In the wake of Black Mountain College’s dissolution in 1954, two former students Paul and Vera Williams, left North Carolina and founded Gate Hill Artists’ Cooperative about an hour’s drive outside of New York City. “The Land,” as the Coop was often called by the artists, composers, filmmakers, choreographers, poets, and potters who built their homes and studios in this rural setting, evinced many of the pedagogical lessons of the Bauhaus translated through the American educational experiment in combining art and life that was Black Mountain College. → more

To train not only for, but also against something! — A plea to think politically about the interdisciplinary art academy

Art colleges where the fine, applied and performing arts are taught under one roof often refer to the historical Bauhaus. Although the institution possessed no separate workshop for music, the experiments on the Bauhaus stage are regarded as prototypical for the further development of interdisciplinary art approaches later in the twentieth century. This text deals with the interdisciplinary art academy on the slide of a deregulated present. It reviews a number of developments to which we have already become accustomed. It is precisely for this reason that we should recall the opportunities offered by interdisciplinary education in both an artistic and political sense. → more

Bauhaus — Bela Lugosi’s Dead

The influential post-punk band, Bauhaus, helped invent the musical genre and sartorial style of goth-rock. Formed in 1979, their nineminute-long debut single Bela Lugosi’s Dead includes a refrain that has also inspired the title for the exhibition chapter Still Undead. → more

●Research Archive
Zwischen Formreihen und Phasenfilmen. Die Filmexperimente von Kurt Kranz
Christian Hiller

in: Maske & Kothurn. bauhaus & film (Thomas Tode), Band 57, Heft 1-2, 2013, S. 141–156.

DE Size: 1 MB
Capturing Modernity, Jazz, Film, and Moholy- Nagy’s Light Prop for an Electric Stage
Edit Tóth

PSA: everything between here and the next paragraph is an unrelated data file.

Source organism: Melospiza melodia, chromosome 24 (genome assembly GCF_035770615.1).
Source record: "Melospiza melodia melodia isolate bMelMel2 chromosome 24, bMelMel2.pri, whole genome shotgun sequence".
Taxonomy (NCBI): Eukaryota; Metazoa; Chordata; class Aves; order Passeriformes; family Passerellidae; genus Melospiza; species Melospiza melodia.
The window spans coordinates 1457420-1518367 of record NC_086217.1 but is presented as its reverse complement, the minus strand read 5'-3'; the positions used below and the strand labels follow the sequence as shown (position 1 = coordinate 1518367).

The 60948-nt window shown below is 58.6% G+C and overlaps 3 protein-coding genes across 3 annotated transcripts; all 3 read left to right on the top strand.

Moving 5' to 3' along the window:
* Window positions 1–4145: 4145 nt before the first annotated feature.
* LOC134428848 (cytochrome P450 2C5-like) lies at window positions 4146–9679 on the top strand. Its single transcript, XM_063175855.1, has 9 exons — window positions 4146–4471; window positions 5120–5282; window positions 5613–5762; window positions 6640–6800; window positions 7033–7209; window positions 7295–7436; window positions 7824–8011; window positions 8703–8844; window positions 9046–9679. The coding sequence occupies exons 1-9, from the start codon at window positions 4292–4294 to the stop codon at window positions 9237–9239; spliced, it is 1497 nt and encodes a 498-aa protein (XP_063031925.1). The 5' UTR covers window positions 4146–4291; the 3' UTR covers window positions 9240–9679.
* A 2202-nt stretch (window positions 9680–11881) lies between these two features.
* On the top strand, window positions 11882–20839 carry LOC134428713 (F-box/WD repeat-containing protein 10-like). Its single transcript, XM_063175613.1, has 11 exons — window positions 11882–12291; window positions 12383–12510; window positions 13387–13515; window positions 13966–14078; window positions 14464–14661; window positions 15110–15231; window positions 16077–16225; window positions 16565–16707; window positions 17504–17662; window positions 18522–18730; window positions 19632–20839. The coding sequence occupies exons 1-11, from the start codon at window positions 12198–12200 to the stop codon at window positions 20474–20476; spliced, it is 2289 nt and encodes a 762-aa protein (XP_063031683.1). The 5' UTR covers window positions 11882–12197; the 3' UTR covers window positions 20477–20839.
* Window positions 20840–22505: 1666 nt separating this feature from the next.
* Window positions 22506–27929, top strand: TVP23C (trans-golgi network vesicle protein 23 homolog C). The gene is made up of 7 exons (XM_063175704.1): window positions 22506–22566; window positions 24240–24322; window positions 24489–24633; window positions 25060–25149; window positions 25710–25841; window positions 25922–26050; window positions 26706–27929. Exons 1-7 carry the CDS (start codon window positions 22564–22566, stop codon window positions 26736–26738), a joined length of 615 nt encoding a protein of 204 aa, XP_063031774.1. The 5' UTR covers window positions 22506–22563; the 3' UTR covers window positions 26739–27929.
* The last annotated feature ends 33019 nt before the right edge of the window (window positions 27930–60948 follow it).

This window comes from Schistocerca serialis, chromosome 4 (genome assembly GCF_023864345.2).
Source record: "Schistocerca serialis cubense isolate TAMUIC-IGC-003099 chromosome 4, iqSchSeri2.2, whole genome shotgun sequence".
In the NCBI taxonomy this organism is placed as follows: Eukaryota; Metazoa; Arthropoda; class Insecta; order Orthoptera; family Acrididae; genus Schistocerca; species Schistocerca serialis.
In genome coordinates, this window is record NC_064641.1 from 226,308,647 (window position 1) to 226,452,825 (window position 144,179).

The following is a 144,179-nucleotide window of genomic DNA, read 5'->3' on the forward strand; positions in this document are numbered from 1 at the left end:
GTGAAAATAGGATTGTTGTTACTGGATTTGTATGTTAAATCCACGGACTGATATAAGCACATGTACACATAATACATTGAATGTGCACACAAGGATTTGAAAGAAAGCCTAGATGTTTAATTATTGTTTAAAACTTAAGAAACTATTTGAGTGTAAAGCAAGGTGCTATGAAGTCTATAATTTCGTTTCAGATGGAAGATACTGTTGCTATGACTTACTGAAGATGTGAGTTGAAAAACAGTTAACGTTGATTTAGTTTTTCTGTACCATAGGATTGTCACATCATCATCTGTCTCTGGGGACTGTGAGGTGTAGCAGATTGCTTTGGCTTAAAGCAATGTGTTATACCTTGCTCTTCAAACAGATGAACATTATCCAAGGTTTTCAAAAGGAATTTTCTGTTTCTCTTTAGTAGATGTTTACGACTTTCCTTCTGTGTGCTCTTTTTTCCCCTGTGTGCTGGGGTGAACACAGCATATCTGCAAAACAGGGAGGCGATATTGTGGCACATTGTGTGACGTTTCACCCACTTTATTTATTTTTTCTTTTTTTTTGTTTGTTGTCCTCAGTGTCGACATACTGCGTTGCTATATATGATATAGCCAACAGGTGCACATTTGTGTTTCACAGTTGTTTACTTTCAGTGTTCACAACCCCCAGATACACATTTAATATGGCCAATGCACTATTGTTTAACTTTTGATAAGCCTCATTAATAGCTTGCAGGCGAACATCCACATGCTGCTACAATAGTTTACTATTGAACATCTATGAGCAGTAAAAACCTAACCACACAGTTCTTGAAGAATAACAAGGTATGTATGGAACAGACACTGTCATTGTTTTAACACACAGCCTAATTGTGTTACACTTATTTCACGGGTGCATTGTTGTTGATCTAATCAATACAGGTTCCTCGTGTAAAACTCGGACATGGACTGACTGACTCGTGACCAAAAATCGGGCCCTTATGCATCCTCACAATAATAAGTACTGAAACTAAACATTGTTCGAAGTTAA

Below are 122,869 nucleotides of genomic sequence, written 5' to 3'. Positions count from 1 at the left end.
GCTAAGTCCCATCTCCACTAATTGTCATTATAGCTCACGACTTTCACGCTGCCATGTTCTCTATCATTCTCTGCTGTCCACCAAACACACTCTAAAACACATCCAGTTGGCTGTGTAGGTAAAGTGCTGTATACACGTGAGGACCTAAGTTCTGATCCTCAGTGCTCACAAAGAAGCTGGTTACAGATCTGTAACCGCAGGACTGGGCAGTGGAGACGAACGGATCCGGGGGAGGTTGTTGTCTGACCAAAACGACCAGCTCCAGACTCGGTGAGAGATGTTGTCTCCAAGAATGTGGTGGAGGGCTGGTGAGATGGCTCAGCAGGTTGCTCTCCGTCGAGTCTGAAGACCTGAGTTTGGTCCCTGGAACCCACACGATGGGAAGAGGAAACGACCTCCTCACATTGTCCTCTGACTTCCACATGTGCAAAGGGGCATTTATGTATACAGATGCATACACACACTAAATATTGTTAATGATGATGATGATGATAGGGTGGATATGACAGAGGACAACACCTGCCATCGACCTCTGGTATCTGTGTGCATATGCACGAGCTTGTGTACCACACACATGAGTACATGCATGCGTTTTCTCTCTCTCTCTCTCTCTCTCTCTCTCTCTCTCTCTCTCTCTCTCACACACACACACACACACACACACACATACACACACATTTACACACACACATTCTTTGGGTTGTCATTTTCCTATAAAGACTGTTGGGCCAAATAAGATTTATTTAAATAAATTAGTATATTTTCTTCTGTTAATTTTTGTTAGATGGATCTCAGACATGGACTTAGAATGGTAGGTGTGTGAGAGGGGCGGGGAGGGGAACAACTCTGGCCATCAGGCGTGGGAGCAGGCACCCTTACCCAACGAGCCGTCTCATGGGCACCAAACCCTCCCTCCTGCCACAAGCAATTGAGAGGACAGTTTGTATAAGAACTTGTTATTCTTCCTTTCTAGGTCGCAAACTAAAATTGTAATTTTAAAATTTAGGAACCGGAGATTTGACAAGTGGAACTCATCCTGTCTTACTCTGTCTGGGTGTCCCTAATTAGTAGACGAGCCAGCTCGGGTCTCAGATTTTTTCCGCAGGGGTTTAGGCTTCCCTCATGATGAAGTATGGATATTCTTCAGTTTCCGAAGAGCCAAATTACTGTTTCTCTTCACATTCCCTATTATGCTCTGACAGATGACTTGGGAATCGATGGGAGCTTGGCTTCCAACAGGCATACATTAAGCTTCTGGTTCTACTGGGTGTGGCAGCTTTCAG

from: Modernism/modernity, Vol. 22, No. 1, January 2015, pp. 23–55.

EN Size: 2 MB
Source:See a more detailed discussion of the Light Prop and other Bauhaus works' relationship to phenomenology in: Edit Tóth: Design and Visual Culture from the Bauhaus to Contemporary Art: Optical Deconstructions, Routledge, London 2018.
A “Schooling of the Senses”: Post-Dada Visual Experiments in the Bauhaus Photomontages of László Moholy-Nagy and Marianne Brandt
Elizabeth Otto

from: New German Critique, Vol. 36, No. 2, Summer 2009, pp. 89-131.

EN Size: 836 KB
Stroboscopic: Andy Warhol and the Exploding Plastic Inevitable
Homay King

from: Criticism, Vol. 56, No. 3, Fall 2014, pp. 457–479.

EN Size: 1 MB
Kasper de Graaf, Malcolm Garrett

from: New Sounds New Styles, Oct. 1981.

EN Size: 2 MB
Case Studies of Modernist Refugees and Émigrés to Australia, 1930–1950. Light, Colour and Educational Studies under the Shadow of Fascism and War
Andrew McNamara, Ann Stephen, Isabel Wünsche

from: Cristina Pratas Cruzeiro, (Ed.) Migrations. Migration Processes and Artistic Practices in a Time of War: From the 20th Century to the Present. Belas-artes, Lisbon, pp. 271–289.

EN Size: 1 MB
●All Articles
Filter by Language:
  • EN
  • DE
Film Experimentes by Kurt Kranz EN
Zwischen Formreihen und Phasenfilmen — Die Filmexperimente von Kurt Kranz DE
Light as a Creative Medium in the Art of György Kepes EN
Interview with Filmmaker and Photographer Ronald Nameth — On filming Warhol’s Exploding Plastic Inevitable and the influence of the New Bauhaus EN
Lichtwechsel — An den Übergängen vom Kaleidoskopischen zum Stroboskopischen DE
Vision in Motion —> Information Landscapes — From Stage Props and Camouflage Techniques to Democratic Apparatus and Cybernetic Networks EN
Sehen in Bewegung —> Information Landscapes — Von Theaterrequisiten und Camouflage-Techniken zu demokratischen Apparaten und kybernetischen Netzwerken DE
Latter-day Bauhaus? — Muriel Cooper and the Digital Imaginary EN
The Design of Information Overload — A Cold War Story EN
The Bauhaus Journey in Britain EN
Bedsit Art in the Leeds Experiment EN
Festive and Theatrical — The Mask Photos of Gertrud Arndt and Josef Albers as an Expression of Festival Culture EN
Festives und Theatralisches — Die Maskenfotos von Gertrud Arndt und Josef Albers als Ausdruck von Festkultur DE
Communitas … After Black Mountain College EN
To train not only for, but also against something! — A plea to think politically about the interdisciplinary art academy EN
Nicht nur für, sondern auch gegen etwas ausbilden! — Ein Plädoyer, die spartenübergreifende Kunsthochschule politisch zu denken DE
Bauhaus — Bela Lugosi’s Dead EN
Bauhaus — Bela Lugosi’s Dead DE